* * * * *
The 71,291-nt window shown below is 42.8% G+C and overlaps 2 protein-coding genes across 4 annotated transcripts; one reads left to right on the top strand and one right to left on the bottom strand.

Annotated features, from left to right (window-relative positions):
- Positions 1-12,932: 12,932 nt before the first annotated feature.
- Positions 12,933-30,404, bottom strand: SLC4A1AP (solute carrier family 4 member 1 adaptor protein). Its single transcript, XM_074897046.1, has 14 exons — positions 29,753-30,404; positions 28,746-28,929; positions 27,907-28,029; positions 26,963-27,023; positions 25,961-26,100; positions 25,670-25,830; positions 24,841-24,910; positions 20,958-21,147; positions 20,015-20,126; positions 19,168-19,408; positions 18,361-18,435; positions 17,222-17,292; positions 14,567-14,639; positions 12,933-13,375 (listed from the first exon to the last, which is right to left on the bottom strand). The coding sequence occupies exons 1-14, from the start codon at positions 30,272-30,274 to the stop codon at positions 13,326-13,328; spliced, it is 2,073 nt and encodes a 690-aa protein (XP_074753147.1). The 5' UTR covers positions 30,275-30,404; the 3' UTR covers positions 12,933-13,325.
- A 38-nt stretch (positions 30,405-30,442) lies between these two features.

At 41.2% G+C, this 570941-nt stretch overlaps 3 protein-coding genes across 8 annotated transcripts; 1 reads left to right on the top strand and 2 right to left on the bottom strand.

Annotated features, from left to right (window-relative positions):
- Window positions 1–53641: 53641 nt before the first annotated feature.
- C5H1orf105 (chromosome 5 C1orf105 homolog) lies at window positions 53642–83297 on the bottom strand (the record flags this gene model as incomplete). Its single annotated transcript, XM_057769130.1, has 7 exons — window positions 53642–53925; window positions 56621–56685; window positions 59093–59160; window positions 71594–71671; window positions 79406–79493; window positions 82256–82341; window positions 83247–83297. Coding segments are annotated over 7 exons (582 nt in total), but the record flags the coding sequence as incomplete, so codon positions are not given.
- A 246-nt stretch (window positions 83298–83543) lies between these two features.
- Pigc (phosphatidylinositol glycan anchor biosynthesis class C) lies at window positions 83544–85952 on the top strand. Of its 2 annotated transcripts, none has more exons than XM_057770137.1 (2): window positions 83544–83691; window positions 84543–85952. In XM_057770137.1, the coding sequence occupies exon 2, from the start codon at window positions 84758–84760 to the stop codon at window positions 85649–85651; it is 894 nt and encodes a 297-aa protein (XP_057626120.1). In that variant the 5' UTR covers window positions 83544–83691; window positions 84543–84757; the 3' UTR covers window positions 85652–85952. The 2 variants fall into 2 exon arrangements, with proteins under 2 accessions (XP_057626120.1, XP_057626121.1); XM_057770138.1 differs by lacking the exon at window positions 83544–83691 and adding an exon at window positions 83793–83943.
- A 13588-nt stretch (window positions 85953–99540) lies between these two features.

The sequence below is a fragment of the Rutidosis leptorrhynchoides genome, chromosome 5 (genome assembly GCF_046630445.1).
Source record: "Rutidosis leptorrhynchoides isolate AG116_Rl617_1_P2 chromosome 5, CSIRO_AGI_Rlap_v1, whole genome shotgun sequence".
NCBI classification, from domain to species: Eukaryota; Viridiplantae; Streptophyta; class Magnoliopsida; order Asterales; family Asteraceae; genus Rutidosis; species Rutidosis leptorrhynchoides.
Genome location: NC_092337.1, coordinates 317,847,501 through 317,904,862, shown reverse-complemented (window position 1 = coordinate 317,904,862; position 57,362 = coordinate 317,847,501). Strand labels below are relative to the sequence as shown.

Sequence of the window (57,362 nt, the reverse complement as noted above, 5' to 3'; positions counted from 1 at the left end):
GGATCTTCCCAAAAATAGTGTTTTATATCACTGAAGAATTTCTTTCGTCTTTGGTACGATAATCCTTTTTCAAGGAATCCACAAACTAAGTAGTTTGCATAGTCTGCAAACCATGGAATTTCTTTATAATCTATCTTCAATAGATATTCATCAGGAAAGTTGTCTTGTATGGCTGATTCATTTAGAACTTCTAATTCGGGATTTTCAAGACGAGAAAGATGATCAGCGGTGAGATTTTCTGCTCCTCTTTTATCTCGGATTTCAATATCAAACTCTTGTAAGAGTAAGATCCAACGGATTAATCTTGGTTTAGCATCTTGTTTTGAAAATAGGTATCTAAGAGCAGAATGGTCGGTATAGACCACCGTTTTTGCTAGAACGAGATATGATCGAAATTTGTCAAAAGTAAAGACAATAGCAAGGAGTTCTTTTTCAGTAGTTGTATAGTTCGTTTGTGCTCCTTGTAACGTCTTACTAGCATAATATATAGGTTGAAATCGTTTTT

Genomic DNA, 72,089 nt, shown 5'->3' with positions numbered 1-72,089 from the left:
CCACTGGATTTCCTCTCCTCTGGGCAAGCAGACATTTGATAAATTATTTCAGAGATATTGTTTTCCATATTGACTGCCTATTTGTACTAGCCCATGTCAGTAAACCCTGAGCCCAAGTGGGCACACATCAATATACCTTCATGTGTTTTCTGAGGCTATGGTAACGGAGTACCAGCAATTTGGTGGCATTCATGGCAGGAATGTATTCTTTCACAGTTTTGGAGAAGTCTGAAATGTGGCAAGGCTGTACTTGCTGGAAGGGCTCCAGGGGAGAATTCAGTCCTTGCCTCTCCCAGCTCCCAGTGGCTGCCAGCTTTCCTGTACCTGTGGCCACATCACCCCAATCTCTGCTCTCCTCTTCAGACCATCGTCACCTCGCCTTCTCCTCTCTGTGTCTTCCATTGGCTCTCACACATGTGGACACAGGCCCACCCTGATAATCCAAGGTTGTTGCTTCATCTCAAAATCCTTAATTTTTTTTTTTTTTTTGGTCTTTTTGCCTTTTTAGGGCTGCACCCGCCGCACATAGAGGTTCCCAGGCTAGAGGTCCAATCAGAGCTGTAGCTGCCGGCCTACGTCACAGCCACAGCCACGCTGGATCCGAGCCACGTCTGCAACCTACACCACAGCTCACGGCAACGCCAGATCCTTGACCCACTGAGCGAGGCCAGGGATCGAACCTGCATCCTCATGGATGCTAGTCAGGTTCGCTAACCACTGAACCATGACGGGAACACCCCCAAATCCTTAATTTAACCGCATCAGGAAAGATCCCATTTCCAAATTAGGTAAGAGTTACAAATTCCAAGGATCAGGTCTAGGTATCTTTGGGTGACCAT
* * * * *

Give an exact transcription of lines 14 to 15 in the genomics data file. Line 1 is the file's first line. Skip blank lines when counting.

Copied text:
Source record: "Rutidosis leptorrhynchoides isolate AG116_Rl617_1_P2 chromosome 5, CSIRO_AGI_Rlap_v1, whole genome shotgun sequence".
NCBI classification, from domain to species: Eukaryota; Viridiplantae; Streptophyta; class Magnoliopsida; order Asterales; family Asteraceae; genus Rutidosis; species Rutidosis leptorrhynchoides.